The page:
“These are challenging and changing times for everyone in healthcare and beyond,” continues Vicki.  

“As case managers we need to be flexible but quick to respond to new developments and ways of working, ensuring the best possible outcomes for our clients. 

“As an organisation, BABICM has to be responsive to the needs of our members; we must ensure that they receive the training and support required to maintain our high professional standards and to deliver best-practice services.”    

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Case management

Awards to recognise role of case management during pandemic

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An awards event is being held to recognise and reward the role of case management during the COVID-19 pandemic. 

CMSUK is holding its first-ever virtual awards event, which will bring together industry professionals from across the country to reflect on the impact of the pandemic on case management practice. 

The ‘Acknowledgement of Achievement Awards; How the Pandemic Has Changed Case Management Practice’ event has four categories which will allow case managers and businesses the opportunity to review their work and achievements.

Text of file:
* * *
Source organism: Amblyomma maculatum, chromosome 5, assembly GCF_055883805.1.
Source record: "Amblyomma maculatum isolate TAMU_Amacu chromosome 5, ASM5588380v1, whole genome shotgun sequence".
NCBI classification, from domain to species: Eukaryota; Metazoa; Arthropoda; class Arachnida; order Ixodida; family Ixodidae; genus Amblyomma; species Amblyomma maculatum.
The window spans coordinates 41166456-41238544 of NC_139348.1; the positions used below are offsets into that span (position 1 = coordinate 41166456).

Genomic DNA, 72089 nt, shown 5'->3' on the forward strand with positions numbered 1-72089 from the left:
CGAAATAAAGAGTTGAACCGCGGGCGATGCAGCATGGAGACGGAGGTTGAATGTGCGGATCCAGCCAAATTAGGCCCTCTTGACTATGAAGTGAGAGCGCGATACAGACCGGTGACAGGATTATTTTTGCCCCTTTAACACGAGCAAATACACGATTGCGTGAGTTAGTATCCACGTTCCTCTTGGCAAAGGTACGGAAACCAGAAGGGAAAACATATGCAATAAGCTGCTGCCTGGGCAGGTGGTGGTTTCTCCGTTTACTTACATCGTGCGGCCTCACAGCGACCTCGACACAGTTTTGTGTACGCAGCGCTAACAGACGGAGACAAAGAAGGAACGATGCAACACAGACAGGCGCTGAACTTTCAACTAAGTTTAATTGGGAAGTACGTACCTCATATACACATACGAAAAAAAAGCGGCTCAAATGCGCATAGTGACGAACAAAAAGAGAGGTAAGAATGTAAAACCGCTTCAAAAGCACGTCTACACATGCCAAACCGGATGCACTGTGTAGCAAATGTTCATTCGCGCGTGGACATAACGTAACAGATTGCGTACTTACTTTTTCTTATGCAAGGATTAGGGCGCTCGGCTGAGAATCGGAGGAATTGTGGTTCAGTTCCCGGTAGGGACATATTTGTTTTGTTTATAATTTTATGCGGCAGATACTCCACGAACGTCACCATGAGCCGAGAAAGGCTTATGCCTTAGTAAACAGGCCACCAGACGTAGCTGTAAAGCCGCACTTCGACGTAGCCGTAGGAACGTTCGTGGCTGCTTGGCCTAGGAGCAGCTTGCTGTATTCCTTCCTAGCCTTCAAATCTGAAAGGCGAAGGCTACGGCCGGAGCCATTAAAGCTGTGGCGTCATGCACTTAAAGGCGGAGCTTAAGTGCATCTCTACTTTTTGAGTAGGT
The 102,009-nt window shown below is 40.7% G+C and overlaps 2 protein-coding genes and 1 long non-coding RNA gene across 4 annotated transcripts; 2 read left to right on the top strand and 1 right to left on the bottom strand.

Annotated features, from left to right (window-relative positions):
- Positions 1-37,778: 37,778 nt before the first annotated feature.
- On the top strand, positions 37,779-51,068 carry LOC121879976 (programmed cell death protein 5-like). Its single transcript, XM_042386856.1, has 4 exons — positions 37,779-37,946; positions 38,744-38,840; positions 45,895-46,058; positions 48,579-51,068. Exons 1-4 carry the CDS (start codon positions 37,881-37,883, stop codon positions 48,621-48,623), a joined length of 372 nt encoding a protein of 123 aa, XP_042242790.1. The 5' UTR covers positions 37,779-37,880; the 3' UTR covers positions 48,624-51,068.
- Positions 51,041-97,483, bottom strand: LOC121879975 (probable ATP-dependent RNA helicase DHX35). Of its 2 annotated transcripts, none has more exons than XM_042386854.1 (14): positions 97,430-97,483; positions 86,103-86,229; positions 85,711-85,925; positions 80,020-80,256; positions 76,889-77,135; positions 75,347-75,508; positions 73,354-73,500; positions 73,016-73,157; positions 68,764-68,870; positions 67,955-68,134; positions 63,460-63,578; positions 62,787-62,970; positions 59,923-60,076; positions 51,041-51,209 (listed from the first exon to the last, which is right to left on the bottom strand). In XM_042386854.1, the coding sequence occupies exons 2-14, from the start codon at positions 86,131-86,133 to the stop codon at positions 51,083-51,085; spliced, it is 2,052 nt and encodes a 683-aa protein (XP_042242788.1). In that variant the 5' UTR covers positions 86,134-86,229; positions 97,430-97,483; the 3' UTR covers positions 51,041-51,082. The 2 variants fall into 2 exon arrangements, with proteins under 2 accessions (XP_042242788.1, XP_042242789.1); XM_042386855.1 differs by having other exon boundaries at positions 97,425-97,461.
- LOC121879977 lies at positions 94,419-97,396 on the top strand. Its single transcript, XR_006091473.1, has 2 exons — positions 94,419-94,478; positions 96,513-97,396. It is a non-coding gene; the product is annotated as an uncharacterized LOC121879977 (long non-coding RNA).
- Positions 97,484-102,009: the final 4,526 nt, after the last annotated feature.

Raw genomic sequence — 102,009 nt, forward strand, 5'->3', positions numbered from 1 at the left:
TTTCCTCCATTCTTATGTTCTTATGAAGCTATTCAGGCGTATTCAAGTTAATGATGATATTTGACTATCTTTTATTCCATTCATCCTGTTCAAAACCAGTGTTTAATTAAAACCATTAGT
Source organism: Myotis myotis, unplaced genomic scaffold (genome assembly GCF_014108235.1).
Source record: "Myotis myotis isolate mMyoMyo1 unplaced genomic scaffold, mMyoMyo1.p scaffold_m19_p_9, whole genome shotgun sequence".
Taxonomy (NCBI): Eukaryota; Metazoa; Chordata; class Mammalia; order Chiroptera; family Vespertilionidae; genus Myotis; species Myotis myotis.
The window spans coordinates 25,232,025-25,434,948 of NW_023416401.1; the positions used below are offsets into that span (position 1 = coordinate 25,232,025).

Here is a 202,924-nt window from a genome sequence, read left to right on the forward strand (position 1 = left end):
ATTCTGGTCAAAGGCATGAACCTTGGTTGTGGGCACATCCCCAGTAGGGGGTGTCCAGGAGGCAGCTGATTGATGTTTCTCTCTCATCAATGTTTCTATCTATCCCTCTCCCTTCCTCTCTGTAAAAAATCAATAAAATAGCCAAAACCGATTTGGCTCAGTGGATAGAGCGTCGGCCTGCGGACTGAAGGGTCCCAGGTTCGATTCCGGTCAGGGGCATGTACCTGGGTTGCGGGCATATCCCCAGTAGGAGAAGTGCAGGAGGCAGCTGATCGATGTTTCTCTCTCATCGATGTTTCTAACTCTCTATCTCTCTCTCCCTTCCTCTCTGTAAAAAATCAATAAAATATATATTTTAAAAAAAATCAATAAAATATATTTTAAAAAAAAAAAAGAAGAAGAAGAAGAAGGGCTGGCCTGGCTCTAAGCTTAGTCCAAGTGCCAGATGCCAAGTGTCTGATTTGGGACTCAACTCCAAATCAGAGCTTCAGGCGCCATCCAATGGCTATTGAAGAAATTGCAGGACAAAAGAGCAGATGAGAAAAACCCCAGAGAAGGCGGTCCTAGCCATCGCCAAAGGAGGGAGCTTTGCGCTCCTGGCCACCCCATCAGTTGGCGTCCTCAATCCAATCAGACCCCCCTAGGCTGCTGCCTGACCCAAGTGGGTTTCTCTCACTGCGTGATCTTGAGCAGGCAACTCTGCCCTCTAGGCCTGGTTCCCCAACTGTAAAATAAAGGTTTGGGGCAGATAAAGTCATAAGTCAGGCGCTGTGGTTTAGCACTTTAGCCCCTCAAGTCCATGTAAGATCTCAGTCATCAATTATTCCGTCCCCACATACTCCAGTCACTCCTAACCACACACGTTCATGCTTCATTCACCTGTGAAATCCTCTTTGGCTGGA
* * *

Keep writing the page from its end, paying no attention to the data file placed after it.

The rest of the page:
The event, on Friday, September 24, will build further on CMSUK’s commitment to case managers during the past year, during which it delivered a comprehensive offering in online education through an array of lunchtime webinars and study days, culminating in the industry’s first online conference. 

Education and development is currently more vital than ever in case management, with the upcoming launch of the Institute of Registered Case Managers (IRCM) requiring case managers to evaluate heir learning and experiences to shape their professional development and practice.

“We didn’t have an awards event last year, and while we wanted to do something this year, the board felt we needed to do something a bit different,” Niccola Irwin, director of CMSUK, tells NR Times. 

“This will be an opportunity to reflect on how COVID-19 has changed case management. In the submissions, we are asking for reflection on how the pandemic has changed their practice, which will also allow for sharing and showcasing good practice. 

“Case managers have always been very creative and tenacious, and those strengths were never more needed than when the pandemic came and the circumstances were very different. But I think through reflecting on that time, looking at what we did and what we could do differently, will result in an even stronger offering to clients, customers and staff. 

“The awards this year have been pared back a little bit, we have four categories, but we are so pleased to be able to reflect on the past year in this way, in what we hope will be a very nice event as well as a chance to celebrate.”

Categories open for nomination are: 

  • Clinical Case Manager of the Year – Catastrophic
  • Clinical Case Manager of the Year – Moderate/Severe
  • Case Manager Supporter of the Year
  • Case Management Company of the Year

Shortlisted nominees will be invited to present their short reflection at the online networking and award event.

Visit CMSUK here to find out how to nominate, sponsor the awards and book a place at the event. Nominations close on Friday, June 25.